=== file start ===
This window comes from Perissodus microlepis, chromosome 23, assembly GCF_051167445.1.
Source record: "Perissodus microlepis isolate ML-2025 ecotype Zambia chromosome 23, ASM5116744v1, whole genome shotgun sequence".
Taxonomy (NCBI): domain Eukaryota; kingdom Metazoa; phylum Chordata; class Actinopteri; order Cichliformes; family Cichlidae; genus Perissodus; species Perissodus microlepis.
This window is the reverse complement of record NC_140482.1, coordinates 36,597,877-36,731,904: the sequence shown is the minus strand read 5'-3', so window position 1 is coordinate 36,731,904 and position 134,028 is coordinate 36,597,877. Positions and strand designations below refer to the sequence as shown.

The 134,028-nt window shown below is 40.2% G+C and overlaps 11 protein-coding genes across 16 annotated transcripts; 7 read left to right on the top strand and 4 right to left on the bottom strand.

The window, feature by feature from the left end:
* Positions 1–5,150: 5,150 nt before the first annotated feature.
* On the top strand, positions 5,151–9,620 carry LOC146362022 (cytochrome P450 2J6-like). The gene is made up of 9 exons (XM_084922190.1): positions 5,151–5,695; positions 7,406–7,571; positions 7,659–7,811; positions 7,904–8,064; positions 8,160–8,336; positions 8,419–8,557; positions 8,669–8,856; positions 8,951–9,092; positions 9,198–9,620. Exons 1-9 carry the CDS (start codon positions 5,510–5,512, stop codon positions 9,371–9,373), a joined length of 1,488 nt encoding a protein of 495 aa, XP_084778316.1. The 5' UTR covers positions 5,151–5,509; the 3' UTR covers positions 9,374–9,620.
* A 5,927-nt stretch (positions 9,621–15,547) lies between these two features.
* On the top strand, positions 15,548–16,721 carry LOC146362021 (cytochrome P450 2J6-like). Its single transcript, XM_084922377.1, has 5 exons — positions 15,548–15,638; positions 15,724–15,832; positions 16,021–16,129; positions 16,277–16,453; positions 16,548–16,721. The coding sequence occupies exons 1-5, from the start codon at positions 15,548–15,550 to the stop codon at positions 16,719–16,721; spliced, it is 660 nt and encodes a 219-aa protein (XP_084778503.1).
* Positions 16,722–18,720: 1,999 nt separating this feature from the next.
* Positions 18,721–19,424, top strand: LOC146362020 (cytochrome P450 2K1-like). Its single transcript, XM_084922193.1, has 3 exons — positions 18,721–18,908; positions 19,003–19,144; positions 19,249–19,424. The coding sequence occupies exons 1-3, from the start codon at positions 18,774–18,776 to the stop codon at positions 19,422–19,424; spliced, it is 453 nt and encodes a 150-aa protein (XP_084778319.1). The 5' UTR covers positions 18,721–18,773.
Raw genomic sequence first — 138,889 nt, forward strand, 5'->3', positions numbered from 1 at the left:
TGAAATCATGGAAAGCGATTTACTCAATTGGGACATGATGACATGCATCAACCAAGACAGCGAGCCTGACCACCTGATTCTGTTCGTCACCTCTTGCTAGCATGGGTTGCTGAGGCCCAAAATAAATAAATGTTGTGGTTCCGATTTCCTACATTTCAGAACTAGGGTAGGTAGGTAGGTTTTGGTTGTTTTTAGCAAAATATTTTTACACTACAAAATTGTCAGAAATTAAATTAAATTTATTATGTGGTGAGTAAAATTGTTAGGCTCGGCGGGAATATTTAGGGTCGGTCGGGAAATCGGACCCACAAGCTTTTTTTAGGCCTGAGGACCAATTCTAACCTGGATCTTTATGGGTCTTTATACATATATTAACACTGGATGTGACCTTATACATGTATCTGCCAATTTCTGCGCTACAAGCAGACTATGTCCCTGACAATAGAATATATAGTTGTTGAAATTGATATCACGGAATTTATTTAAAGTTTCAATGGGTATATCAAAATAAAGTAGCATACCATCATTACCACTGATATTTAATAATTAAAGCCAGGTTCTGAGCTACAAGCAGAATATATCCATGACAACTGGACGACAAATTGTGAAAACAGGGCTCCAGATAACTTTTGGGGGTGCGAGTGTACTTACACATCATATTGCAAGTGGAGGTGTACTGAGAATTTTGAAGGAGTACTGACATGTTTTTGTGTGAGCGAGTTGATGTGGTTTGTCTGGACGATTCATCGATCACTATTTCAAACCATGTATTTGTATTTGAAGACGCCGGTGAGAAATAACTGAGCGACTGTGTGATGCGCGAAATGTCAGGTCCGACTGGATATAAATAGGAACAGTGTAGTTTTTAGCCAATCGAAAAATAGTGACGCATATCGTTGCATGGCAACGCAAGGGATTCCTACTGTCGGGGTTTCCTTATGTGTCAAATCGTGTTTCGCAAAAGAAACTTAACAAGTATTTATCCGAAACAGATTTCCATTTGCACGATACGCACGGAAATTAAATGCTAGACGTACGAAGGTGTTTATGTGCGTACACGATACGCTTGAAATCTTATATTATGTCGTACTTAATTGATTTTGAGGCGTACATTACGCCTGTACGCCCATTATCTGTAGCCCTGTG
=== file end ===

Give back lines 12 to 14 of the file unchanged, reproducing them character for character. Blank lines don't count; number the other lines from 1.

* Positions 18,721–19,424, top strand: LOC146362020 (cytochrome P450 2K1-like). Its single transcript, XM_084922193.1, has 3 exons — positions 18,721–18,908; positions 19,003–19,144; positions 19,249–19,424. The coding sequence occupies exons 1-3, from the start codon at positions 18,774–18,776 to the stop codon at positions 19,422–19,424; spliced, it is 453 nt and encodes a 150-aa protein (XP_084778319.1). The 5' UTR covers positions 18,721–18,773.
Raw genomic sequence first — 138,889 nt, forward strand, 5'->3', positions numbered from 1 at the left:
TGAAATCATGGAAAGCGATTTACTCAATTGGGACATGATGACATGCATCAACCAAGACAGCGAGCCTGACCACCTGATTCTGTTCGTCACCTCTTGCTAGCATGGGTTGCTGAGGCCCAAAATAAATAAATGTTGTGGTTCCGATTTCCTACATTTCAGAACTAGGGTAGGTAGGTAGGTTTTGGTTGTTTTTAGCAAAATATTTTTACACTACAAAATTGTCAGAAATTAAATTAAATTTATTATGTGGTGAGTAAAATTGTTAGGCTCGGCGGGAATATTTAGGGTCGGTCGGGAAATCGGACCCACAAGCTTTTTTTAGGCCTGAGGACCAATTCTAACCTGGATCTTTATGGGTCTTTATACATATATTAACACTGGATGTGACCTTATACATGTATCTGCCAATTTCTGCGCTACAAGCAGACTATGTCCCTGACAATAGAATATATAGTTGTTGAAATTGATATCACGGAATTTATTTAAAGTTTCAATGGGTATATCAAAATAAAGTAGCATACCATCATTACCACTGATATTTAATAATTAAAGCCAGGTTCTGAGCTACAAGCAGAATATATCCATGACAACTGGACGACAAATTGTGAAAACAGGGCTCCAGATAACTTTTGGGGGTGCGAGTGTACTTACACATCATATTGCAAGTGGAGGTGTACTGAGAATTTTGAAGGAGTACTGACATGTTTTTGTGTGAGCGAGTTGATGTGGTTTGTCTGGACGATTCATCGATCACTATTTCAAACCATGTATTTGTATTTGAAGACGCCGGTGAGAAATAACTGAGCGACTGTGTGATGCGCGAAATGTCAGGTCCGACTGGATATAAATAGGAACAGTGTAGTTTTTAGCCAATCGAAAAATAGTGACGCATATCGTTGCATGGCAACGCAAGGGATTCCTACTGTCGGGGTTTCCTTATGTGTCAAATCGTGTTTCGCAAAAGAAACTTAACAAGTATTTATCCGAAACAGATTTCCATTTGCACGATACGCACGGAAATTAAATGCTAGACGTACGAAGGTGTTTATGTGCGTACACGATACGCTTGAAATCTTATATTATGTCGTACTTAATTGATTTTGAGGCGTACATTACGCCTGTACGCCCATTATCTGTAGCCCTGTG